11. The method of claim 10, wherein when at least 70% of the FETs are NFETs said second stressed layer is formed over sub-regions of said first region not containing FETs and when at least 70% of the FETs are PFETs said first stressed layer is formed over sub-regions of said first region not containing FETs.

12. The method of claim 10, wherein said FETs comprise source/drains on opposite sides of channel regions formed in a silicon substrate or in silicon layer and gate electrodes over and separated from said channel regions by a gate dielectric layers and including forming either said first or second stressed layer on said source/drains and said gate electrodes.

13. The method of claim 9, including: forming said second stressed layer in trenches in said first stressed layer or said forming said first stressed layer in trenches in said second stressed layer.

14. The method of claim 9, wherein said first type of stress is tensile stress and said second type of stress is compressive stress.

15. The method of claim 9, wherein said first stressed layer comprises tensile stressed silicon nitride and said second stressed layer comprises compressive stressed silicon nitride.

16. The method of claim 9, wherein said region is a region of a single-crystal silicon substrate or wherein said region is a region of single-crystal silicon layer of a silicon-on-insulator (SOI) substrate comprising said single-crystal silicon layer separated from a supporting substrate by a buried oxide layer.

17. A computer system comprising a processor, an address/data bus coupled to said processor, and computer-readable memory device coupled to communicate with said processor, said memory device containing instructions that when executed by the processor implement a method for complementary strain fill for integrated circuit chips, said method comprising the computer implemented steps of, comprising: designing an integrated circuit chip; designing tensile and compressive layer etch photomasks; identifying active regions of an integrated circuit having multiplicity of n-channel and p-channel field effect transistors (FETs); identifying inactive regions of said integrated circuit not containing FETs; placing fill shapes in said tensile and compressive layer etch mask designs, said fill shapes placed only in regions of said tensile and compressive layer etch photomask designs corresponding to said inactive sub-regions; and storing said tensile and compressive etch mask designs on a computer readable device.

18. The computer system of claim 17, the method further including: identifying respective sub-region of said active regions, said sub-regions not containing FETs; and placing additional fill shapes in said tensile and compressive layer etch mask designs, said additional fill shapes placed only in regions of said tensile and compressive layer etch photomask designs corresponding to said sub-regions such that when PFETs are the predominate type of FET in said first region a tensile layer will result on a device fabricated from said photomask designs and when NFETs are the predominate FETs of said first region a tensile layer will result on said device fabricated from said photomask designs.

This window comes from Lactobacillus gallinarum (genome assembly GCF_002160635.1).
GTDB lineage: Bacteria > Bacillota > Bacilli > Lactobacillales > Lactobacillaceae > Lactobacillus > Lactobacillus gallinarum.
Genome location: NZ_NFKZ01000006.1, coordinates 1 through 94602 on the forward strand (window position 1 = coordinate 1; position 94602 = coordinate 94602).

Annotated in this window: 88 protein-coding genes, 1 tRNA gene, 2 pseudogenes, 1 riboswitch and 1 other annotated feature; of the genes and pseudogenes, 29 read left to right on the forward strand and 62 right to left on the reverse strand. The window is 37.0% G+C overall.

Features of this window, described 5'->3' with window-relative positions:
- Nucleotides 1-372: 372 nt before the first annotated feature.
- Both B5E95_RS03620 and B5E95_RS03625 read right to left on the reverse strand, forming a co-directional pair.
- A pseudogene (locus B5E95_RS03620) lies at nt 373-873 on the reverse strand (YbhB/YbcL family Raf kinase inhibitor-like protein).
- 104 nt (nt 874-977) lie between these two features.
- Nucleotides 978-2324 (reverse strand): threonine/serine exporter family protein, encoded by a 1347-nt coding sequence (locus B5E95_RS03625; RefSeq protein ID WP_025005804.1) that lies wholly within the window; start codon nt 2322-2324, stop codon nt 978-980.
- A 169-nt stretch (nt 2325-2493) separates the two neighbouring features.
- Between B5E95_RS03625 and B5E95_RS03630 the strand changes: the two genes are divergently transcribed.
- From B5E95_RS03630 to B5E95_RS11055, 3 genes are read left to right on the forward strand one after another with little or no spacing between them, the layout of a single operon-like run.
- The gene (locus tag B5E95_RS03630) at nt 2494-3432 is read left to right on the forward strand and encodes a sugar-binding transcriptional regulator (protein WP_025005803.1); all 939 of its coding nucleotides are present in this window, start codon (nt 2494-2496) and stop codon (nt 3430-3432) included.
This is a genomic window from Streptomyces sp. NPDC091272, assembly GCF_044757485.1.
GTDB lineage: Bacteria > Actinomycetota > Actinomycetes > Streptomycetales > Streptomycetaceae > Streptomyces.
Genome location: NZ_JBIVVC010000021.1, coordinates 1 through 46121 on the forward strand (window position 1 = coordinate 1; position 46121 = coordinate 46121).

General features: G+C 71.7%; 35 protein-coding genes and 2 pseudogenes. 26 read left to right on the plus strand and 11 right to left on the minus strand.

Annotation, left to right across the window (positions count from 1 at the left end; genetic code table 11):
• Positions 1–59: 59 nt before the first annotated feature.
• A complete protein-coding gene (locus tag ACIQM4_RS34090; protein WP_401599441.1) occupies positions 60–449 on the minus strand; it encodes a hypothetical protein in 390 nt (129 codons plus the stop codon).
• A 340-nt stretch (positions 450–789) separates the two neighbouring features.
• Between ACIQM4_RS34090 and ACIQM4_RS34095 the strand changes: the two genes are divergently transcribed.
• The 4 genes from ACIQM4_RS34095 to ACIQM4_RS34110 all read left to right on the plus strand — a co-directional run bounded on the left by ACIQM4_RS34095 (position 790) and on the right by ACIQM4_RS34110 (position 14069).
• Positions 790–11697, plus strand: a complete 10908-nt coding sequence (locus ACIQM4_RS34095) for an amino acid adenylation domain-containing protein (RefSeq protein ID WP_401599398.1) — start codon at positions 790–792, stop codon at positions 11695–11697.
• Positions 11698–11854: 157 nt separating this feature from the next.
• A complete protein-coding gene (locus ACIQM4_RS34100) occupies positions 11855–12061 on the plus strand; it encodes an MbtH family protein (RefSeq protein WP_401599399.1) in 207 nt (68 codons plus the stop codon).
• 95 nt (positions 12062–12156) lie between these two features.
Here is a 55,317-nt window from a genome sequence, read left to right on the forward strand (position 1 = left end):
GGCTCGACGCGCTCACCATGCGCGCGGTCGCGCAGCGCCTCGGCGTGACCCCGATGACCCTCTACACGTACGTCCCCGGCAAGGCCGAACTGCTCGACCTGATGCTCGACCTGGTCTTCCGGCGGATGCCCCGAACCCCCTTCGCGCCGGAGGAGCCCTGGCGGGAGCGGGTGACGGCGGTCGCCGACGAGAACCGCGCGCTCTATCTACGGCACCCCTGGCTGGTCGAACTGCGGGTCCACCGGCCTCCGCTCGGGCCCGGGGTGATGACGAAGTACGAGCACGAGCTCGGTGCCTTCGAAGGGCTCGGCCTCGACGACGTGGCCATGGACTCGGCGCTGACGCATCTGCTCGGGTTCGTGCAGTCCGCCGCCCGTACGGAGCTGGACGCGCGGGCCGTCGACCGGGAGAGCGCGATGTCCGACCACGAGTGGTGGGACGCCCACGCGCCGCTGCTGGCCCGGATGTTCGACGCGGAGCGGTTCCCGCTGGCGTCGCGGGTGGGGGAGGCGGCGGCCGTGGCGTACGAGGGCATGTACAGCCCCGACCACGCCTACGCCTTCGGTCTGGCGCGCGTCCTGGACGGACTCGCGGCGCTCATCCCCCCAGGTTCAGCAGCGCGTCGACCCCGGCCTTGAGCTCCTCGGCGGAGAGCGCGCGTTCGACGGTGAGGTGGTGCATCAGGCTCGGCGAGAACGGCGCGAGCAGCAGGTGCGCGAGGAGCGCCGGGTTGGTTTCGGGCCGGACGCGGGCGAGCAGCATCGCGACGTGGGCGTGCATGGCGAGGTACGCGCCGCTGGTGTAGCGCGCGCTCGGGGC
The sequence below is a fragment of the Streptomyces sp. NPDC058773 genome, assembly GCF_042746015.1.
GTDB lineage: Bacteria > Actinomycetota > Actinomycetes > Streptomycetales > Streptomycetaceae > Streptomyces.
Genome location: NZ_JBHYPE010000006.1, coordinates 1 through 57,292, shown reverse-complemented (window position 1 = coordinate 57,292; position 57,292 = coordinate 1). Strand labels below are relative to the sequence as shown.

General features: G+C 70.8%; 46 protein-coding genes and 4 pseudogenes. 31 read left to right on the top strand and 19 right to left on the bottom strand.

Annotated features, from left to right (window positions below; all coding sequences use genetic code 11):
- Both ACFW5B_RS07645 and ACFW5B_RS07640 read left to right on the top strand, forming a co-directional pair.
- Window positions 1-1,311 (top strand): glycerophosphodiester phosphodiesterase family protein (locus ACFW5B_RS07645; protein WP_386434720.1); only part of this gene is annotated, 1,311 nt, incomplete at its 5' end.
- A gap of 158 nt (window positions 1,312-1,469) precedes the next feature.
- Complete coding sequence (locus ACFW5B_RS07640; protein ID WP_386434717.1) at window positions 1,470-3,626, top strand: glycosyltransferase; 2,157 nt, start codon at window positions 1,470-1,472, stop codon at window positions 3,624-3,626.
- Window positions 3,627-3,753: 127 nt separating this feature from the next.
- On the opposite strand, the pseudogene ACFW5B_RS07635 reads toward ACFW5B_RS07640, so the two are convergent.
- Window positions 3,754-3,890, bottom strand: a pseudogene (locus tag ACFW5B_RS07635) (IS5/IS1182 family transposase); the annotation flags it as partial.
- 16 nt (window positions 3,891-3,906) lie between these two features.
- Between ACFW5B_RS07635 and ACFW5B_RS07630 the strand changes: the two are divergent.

19. The computer system of claim 17, the method further including: placing first additional fill shapes in inactive regions of said tensile layer etch photomask design when NFETs predominate and in inactive regions of said compressive layer etch photomask design when PFETs predominate; and placing second additional fill shapes in inactive regions of said compressive layer etch photomask design when PFETs predominate and in inactive regions of said tensile layer etch photomask design when NFETs predominate.

20. The method of claim 17, wherein said fill shapes define areas of stress layers to be removed.

Description:

FIELD OF THE INVENTION

The present invention relates to the field of integrated circuits; more specifically, it relates to structure, method and system for complementary strain fill for integrated circuit chips.

BACKGROUND

In modern integrated circuit chips, different regions of the chip may have different amounts of strain induced into different regions of the substrate in which devices such as field effect transistors are fabricated. As the dimensions of the devices have decreased so has the misalignment tolerance between the mask images of different masking levels used to fabricate the various devices and interconnect structures of the integrated circuit chip. The strain induced into the substrate can often be non-uniform enough across an integrated circuit chip to cause local image placement errors between some of the existing structures on previously fabricated levels and some of the mask images on the mask being used to define structures of a current fabrication level. Image placement errors can lead to yield loss during fabrication and poor reliability of the completed integrated circuits chips. Accordingly, there exists a need in the art to mitigate or eliminate the deficiencies and limitations described hereinabove.